How to make the best Apple & Blackberry Crumble!

What a wonderful time of year Autumn is.  The hedgerows are full of ripe blackberries and the trees are laden with juicy apples; it’s the perfect time to try your hand at making England’s favourite pud!

I’m happy to say that, having found this recipe, I’m a crumble convert! The crunchy topping is simply delicious, occasionally I add a handful of mixed nuts and seeds to the crumble mixture to give it a little je ne sais quoi and change it up a bit!

Cooking the two elements separately is new to me but definitely my preferred method from now on.  I’ve even got adventurous with the fruit and added blueberries and raspberries to the mix, after all I’m sure this counts towards my 5 a day (or is it 7 now?)!

Have a go and make use of what nature does best, you’ll certainly earn yourself some brownie points in the cooking department and they will be calling you Nigella in no time 😉

Ingredients

For the crumble topping
  • 120g plain flour
  • 60g caster sugar
  • 60g unsalted butter at room temperature, cut into pieces

For the fruit compote

  • 300g apple – preferably Braeburns!
  • 30g unsalted butter
  • 30g demerara sugar
  • 115g blackberries
  • ¼ tsp ground cinnamon
  • vanilla ice cream or piping hot custard to serve

Method

  1. Heat oven to 190C/170C fan/gas 5.
  2. Pop 120g of plain flour and 60g of caster sugar into a large bowl. Add 60g of unsalted butter, then rub into the flour using your fingertips to make a light breadcrumb texture. Do not overwork it or the crumble will become heavy and a processor can make the crumbs so fine you end up … with a cakey rather than crumbly texture.
  3. Sprinkle the mixture evenly over a baking sheet and bake for 15 mins or until lightly coloured.
  4. Meanwhile, for the compote, peel, core and cut 300g Braeburn apples into 2cm dice.
  5. Put 30g of unsalted butter and 30g of demerara sugar in a medium saucepan and melt together over a medium heat. Cook for 3 mins until the mixture turns to a light caramel.
  6. Stir in the apples and cook for 3 mins. Add 115g of blackberries and ¼ tsp ground cinnamon, and cook for 3 mins more.
  7. Cover, remove from the heat, then leave for 2-3 mins to continue cooking in the warmth of the pan.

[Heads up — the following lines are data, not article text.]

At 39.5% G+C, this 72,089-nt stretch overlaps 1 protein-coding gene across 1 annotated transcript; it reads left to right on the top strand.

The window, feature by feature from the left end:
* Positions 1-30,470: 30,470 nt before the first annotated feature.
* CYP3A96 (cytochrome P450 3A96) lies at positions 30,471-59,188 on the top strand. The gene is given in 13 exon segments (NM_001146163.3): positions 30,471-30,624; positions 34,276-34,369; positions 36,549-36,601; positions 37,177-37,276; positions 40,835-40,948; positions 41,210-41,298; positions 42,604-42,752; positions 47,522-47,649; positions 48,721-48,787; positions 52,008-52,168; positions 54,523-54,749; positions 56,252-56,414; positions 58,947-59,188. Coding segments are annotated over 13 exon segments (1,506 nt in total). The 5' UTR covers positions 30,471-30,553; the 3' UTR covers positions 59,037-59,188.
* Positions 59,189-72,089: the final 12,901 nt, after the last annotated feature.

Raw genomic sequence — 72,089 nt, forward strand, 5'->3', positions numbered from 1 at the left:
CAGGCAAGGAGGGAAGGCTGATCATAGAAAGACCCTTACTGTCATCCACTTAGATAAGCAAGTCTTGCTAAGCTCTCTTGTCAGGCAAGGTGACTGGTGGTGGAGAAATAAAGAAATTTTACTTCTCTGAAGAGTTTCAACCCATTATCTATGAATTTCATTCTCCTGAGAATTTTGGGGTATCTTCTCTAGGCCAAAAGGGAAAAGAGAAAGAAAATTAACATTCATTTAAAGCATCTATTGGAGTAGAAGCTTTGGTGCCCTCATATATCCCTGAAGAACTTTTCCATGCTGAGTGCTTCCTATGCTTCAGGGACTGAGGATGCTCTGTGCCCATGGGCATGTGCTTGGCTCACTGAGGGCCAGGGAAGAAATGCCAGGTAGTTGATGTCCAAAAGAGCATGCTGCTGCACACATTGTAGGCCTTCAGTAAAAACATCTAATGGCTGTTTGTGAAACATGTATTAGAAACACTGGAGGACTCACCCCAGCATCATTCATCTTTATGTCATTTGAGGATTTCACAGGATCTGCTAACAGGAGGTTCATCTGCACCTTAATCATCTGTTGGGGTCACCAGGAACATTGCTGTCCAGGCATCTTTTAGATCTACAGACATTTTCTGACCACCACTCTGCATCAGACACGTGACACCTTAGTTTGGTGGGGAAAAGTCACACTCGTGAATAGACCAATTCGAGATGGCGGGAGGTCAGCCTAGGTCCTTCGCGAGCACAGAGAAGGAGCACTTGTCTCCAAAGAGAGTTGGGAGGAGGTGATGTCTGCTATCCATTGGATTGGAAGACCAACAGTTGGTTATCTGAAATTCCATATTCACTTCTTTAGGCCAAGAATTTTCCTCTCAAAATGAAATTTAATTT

8. To serve, spoon the warm fruit into an ovenproof gratin dish, top with the crumble mix, then reheat in the oven for 5-10 mins. Serve with vanilla ice cream or piping hot custard and enjoy 🙂

Recipe courtesy of BBC Food.

Are you ready for the Blackberry season?

Blackberry honey creams

It’s that time of year when the humble blackberry decorates our hedgerows and our spare time is filled with searching out brambles. Armed with Tupperware containers, baskets and a brolly (for holding back branches!) we will set out to fill our kitchens with enough blackberries to feed an army!

There is a fine art to blackberry picking, look for plump, dry & dark fruit that are not too firm nor too squishy. You need them to survive the journey home (minus a few tempting ones!), you also need them ready for storing.

The best way to store blackberries is to keep them dry and cool and eat within a day or two. Blackberries freeze extremely well, simply spread a single layer on a tray and freeze until solid then pop them into an air-tight bag, you can then defrost at room temperature to use for cooking or eat them frozen with a warm white chocolate sauce!

I always use my surplus blackberries to make Blackberry Honey Creams, they are absolutely delicious and so easy to make, follow my recipe below for a speedy dessert or a nutritious breakfast!

Ingredients

  • 500g Greek yogurt
  • 2-3 tbsp runny honey
  • 300g washed blackberries
  • blackberry coulis (bring to the boil 250g blackberries & 50g caster sugar, add teaspoon of vanilla extract, when fruit is soft leave to cool and then whizz to a puree in a blender, and sieve before serving).

Beat the yogurt with honey to taste. Divide half the berries between 4 glasses, drizzle with some coulis and spoon over yogurt. Top with the remaining berries and some coulis. Serve immediately with the rest of the coulis.

Blackberries are available from August through to October but do you remember the old wives tale? Don’t pick a blackberry after Michaelmas Day (October 11th) as it’s rumoured the devil will make them unfit to eat by stepping & spitting on them! There’s probably some truth in this as when the wetter and cooler weather arrives this often causes the fruit to become mouldy. Therefore you haven’t got long to enjoy the seasonal delights, but it’s a great time to try your hand at making jam, cooking & baking!

Enjoy x